Research undertaken by universities should offer a demonstrable benefit – whether a boost to the economy or a positive impact on the communities they serve, writes Vice Chancellor Professor David Lloyd.
Increasingly universities are considered national assets – as creators of new knowledge and teachers of career professionals. If they are doing the job right, they are also courageous, innovative, collaborative and relevant to the society in which they operate.
It comes as no surprise that government, on behalf of its taxpayers, assumes that our best efforts will be aimed at delivering value for our economy. That means translating new knowledge into outcomes. And as Australia’s University of Enterprise, it is particularly important for our research to offer some benefit to Australians in terms of economic boost or community benefit.
As you would all know – because keeping that light under a bushel is particularly difficult – 97 per cent of our research was rated as at or above world class standard when the Australian Government ran its ruler over us in 2015. We are now ranked as one of Australia’s top 10 universities, number nine in fact, just behind the research-rich Group of Eight sandstones.
There’s no real secret to our success: we are a progressive, entrepreneurial and relevant institution and we have built a collaborative ethos from our very beginnings. We have long been the university of choice for business and the professions, and they have brought their problems to us for solutions.
Our research has impact.
To have real impact it must cross disciplines and it must engage end-users to get the very best results. Our research themes were developed to help focus our efforts. To sharpen that focus we elaborated on those themes by asking six big questions:
• In An Age Friendly World: How can we enable and support active ageing across he lifespan?
• In Scarce Resources: How do we eliminate waste in this State?
• For Healthy Futures: How can we build, sustain and strengthen the mental health of South Australians?
• In terms of Transforming Industries: How can we provide sustainable and stable energy for South Australia?
• When it comes to Cancer: How can we reduce the burden of cancer and its progression?
• and in Transforming Societies: How can we reduce inequality and give all South Australians a better future?
To give you an example of how closely we interrogated our themes, under the theme of an age-friendly world our researchers discussed developing an environment where aged-care is a preferred profession; they asked how they could explore the intersection of diet, lifestyle and sleep for health across the lifespan; what the model of care for older people with multiple morbidities is; how can loneliness be managed and/or prevented; and what would an age-blind society look like?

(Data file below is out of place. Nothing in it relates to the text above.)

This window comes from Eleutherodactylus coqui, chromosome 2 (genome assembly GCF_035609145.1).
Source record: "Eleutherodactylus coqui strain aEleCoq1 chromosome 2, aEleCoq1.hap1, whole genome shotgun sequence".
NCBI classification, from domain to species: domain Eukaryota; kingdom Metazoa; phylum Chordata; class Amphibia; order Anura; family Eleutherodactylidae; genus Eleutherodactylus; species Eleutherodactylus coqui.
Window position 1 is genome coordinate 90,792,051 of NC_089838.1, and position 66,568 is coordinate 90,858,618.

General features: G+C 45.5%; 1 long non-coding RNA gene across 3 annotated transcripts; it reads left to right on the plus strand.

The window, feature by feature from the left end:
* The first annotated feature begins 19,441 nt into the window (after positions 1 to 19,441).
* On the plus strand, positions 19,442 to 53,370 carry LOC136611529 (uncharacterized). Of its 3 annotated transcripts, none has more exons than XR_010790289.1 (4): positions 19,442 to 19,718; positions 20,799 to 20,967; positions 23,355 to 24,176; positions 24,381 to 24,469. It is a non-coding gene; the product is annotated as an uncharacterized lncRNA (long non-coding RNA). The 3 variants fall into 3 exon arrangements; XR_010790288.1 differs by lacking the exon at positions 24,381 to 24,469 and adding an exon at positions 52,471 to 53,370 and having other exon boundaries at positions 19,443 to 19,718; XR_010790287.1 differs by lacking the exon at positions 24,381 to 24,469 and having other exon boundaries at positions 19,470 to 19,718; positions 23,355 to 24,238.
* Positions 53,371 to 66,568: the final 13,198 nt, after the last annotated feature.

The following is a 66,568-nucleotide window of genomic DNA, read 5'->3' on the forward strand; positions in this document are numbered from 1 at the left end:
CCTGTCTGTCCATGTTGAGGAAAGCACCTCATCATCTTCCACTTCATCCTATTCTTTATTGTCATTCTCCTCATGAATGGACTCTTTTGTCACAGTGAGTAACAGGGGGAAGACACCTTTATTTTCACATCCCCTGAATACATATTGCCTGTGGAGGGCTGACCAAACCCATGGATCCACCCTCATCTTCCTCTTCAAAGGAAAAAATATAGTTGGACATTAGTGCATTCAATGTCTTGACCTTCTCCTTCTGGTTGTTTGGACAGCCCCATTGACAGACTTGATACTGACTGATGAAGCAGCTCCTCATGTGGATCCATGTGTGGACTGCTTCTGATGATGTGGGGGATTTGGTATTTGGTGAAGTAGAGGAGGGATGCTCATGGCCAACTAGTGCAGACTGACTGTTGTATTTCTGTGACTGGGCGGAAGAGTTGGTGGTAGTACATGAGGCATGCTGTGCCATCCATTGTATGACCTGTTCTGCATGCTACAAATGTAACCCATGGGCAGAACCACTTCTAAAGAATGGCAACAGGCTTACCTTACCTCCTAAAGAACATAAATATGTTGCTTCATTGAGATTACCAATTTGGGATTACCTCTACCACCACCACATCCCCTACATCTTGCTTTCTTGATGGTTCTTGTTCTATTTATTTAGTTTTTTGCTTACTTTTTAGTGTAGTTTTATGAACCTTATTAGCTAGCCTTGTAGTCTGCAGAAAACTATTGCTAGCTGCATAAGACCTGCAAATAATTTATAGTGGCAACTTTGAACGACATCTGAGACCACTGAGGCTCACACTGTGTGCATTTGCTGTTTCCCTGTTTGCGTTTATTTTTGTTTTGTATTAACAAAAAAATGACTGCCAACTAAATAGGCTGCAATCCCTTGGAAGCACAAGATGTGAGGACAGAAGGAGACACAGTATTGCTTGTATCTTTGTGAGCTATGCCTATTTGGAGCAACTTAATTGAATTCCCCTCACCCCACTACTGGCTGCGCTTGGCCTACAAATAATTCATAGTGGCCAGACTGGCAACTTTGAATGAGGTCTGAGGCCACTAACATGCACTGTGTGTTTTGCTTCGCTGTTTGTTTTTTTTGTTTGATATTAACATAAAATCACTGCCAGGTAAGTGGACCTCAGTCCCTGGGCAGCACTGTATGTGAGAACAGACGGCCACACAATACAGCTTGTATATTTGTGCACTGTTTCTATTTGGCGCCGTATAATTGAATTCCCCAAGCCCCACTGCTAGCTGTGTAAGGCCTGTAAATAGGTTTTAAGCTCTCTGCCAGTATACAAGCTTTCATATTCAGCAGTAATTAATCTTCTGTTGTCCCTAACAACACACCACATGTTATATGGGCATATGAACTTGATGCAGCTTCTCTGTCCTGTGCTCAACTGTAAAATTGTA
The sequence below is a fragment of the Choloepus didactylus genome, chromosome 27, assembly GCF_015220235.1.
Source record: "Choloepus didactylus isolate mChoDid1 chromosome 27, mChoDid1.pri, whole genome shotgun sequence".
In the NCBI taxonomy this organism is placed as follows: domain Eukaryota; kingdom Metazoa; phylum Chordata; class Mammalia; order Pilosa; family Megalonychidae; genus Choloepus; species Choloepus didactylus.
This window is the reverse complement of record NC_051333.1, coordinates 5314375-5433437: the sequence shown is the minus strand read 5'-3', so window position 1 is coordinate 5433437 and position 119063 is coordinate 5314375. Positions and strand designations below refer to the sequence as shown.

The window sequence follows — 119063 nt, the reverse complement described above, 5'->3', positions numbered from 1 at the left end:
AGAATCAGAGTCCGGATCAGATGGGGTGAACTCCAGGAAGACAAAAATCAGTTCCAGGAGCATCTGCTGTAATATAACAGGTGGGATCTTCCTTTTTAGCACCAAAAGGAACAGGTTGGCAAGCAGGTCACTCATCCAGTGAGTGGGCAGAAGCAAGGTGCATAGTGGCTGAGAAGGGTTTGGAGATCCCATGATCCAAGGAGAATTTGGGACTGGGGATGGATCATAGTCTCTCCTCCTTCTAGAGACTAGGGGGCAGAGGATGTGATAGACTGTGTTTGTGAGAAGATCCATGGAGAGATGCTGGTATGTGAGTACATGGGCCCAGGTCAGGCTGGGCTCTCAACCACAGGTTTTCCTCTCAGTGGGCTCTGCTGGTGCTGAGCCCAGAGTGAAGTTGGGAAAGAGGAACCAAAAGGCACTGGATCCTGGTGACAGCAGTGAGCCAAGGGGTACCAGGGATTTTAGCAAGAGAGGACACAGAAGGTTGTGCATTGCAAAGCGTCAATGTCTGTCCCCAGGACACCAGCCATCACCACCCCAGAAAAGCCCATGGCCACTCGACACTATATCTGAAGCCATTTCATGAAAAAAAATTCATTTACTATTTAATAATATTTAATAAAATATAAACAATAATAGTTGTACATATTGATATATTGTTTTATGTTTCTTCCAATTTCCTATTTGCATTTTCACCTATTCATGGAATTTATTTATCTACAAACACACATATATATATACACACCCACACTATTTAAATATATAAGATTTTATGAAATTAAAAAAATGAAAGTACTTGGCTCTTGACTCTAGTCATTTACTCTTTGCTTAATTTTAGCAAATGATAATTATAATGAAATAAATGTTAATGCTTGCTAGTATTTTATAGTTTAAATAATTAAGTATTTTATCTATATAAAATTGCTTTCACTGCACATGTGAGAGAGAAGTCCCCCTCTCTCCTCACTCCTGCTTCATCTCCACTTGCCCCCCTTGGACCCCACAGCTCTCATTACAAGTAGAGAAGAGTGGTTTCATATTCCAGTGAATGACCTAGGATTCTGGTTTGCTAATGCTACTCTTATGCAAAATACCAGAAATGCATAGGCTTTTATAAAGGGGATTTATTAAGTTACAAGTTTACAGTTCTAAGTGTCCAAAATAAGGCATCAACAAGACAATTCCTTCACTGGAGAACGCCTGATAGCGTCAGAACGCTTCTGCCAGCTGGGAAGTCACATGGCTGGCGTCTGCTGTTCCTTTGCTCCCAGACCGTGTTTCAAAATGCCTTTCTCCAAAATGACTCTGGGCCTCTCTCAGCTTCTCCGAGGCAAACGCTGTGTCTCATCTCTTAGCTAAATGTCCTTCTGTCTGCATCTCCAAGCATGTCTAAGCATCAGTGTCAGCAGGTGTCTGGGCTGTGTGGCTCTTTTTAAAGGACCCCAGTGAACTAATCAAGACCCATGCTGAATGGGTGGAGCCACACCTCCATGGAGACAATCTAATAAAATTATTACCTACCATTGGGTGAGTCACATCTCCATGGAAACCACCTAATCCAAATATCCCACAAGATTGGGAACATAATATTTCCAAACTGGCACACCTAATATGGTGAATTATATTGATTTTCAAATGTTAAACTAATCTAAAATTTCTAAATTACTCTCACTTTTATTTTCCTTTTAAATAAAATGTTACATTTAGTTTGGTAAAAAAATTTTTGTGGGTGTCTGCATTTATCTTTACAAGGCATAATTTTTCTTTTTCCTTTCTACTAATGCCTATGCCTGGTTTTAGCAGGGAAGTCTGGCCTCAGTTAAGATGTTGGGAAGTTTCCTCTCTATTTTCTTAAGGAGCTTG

The questions were discussed by the broadest collection of experts we could offer and they were joined by the ultimate end-users. We had expertise from Commerce, Law, Management and Marketing; Art, Architecture and Design, Communication International Studies and Language, Education and Psychology, Social Work and Social Policy; Health Sciences and Pharmacy and Medical Sciences; Engineering and Natural and Built Environments; and the Future Industries Institute. We added students, people from Research and Innovation Services and some from Communications and Marketing, all of whom were focused on building research that would have impact on our theme of an age-friendly world.
And we put money on the table. The Research Themes Investment Scheme (RTIS) supports research that spans traditional disciplinary boundaries and builds collaborative partnerships. In 2017 $1 million was allocated for RTIS with 80 per cent targeted to proposals that addressed one of the big questions we’re posing. We had 23 winners who addressed the big questions and five addressed a research area within a theme and these will be funded. An application from Associate Professor Shahraam Afshar Vahid who is developing a novel non-invasive imaging technique to look at the metabolic activity of cancer was ranked number one and will receive an extra $5000.
In 2018 our research themes and the activities around them will broaden to engage specifically with end-users to help us maximise our impact.
And that, folks, is how we, as a 26-year-old institution without a medical school can get to be Australia’s number two in funding received from Commonwealth grants to Cooperative Research Centres; to be one of Australia’s most successful universities for grant success rates in ARC Discovery Project Grants; and to have a very healthy research income, again, without said medical school.
It’s all about impact. And it will be increasingly so over the next few years. And I couldn’t think of a better use for our intellectual resources.